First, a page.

With the nation's airlines farming out an increasing amount of maintenance work, the Federal Aviation Administration is struggling to monitor an intricate web of contractors that stretches around the world.
Before deregulation of the industry in 1978, airlines did most of their work themselves, making it relatively simple for regulators to examine records and aircraft to ensure that procedures were being followed properly.But now that task is far more complicated than experts predicted even five years ago. U.S. airlines are trying to save money by hiring companies domestically and overseas for major tasks such as overhauling engines, and they are farming out maintenance and critical safety-related work such as de-icing to various companies at the many airports they serve.
With this practice - often called outsourcing - the potential for misunderstanding inevitably grows, aviation experts say, particularly because few airlines operate exactly the same way.
Federal officials believe that such a misunderstanding may have led to the May 11 crash of a ValuJet DC-9 outside Miami. ValuJet and its contractor, Sabretech, a maintenance company that does work in Miami, are arguing over who was responsible for handling oxygen-generating devices that investigators suspect caused the crash, which killed 110 passengers and crew.
The growing use of outsourcing by startup airlines such as ValuJet and major carriers is not inherently unsafe, experts say, and the FAA has responsibility for authorizing contractors in many foreign countries.
But such relationships do require more supervision. And the FAA has always assigned its front-line inspectors according to an airline's size, not its use of subcontractors.
"The nature of the beast has changed," said Daniel Kasper, an aviation consultant and a member of a 1993 presidential commission that studied the airline industry.
"While flying remains the safest form of transportation, it raises the question of whether the FAA regulatory model has changed sufficiently to oversee these virtual airlines."
ValuJet could be considered a prime example of a "virtual airline," relying heavily on contractors. Sabretech is one of six companies that ValuJet hired to do heavy maintenance, and ValuJet has also contracted with more than a dozen other companies, including airlines, to work on its planes at various airports.
ValuJet's dispute with Sabretech centers on the oxygen generators, which are small chemical reactors that produce intense heat when activated.
Sabretech, which is an FAA-authorized maintenance company, removed them from ValuJet MD-80s because the generators' shelf life had expired and ValuJet officials said they told the contractor to dispose of them.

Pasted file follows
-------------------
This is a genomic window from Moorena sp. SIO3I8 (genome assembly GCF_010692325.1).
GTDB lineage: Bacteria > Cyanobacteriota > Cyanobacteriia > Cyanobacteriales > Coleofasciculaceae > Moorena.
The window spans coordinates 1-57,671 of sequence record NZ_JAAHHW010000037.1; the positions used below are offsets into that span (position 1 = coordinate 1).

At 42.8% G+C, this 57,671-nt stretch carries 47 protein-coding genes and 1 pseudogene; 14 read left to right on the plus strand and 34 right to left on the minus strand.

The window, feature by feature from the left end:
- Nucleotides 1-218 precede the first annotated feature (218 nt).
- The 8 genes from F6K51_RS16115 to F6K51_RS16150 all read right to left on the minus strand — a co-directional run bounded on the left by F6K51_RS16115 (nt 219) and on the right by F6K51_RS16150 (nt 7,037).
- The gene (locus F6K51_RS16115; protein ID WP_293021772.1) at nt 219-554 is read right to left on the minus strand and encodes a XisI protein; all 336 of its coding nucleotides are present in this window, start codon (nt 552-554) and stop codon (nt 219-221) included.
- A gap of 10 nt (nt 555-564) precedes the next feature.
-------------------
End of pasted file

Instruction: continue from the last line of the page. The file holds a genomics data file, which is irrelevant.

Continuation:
Sabretech said it was given no such order and boxed up the generators, mislabeled them "Oxy Cannisters, Empty," and returned them to ValuJet. ValuJet then loaded the boxes into the cargo hold of Flight 592.
Internal FAA records show that on several occasions, inspectors were concerned about a lack of oversight by ValuJet of its contractors. An inspector found, for instance, that maintenance was not properly documented by one contractor and that ValuJet lacked procedures to make sure it was done.
The FAA also found that ValuJet did not make sure that companies it hired - including other airlines, such as Northwest and Carnival - were properly trained in its procedures. A company that trained ValuJet pilots did not send the airline records documenting poor performance of the ValuJet employees.
After an engine broke up in a ValuJet DC-9 that was about to take off from Atlanta last June, the FAA wrote to ValuJet, telling it to develop safeguards against acquiring "questionable assets."
The plane was one of nine that ValuJet bought from a Turkish airline, which had worked on the faulty engine for a period when its FAA authorization had lapsed.
As part of its closer scrutiny of ValuJet after the crash, the FAA said it would conduct new inspections of ValuJet's contractors. ValuJet has suspended its contract with Sabretech and ValuJet officials said they had improved their internal audit system for working with contractors.
Lewis Jordan, the airline's president, said the airline had been "very responsive" in addressing each of the FAA's concerns.
FAA administrator David Hinson said that the widespread use of outsourcing in the industry is "a relatively young phenomenon" and creates different challenges of oversight for the agency, compared to when airlines were largely self-contained organizations.
The FAA has said that it hopes to better oversee the industry with new computer software that it will use to analyze records that inspectors have been feeding into a national computer database for years.
The software is expected to help the agency identify areas that need more scrutiny, including airlines and contractors.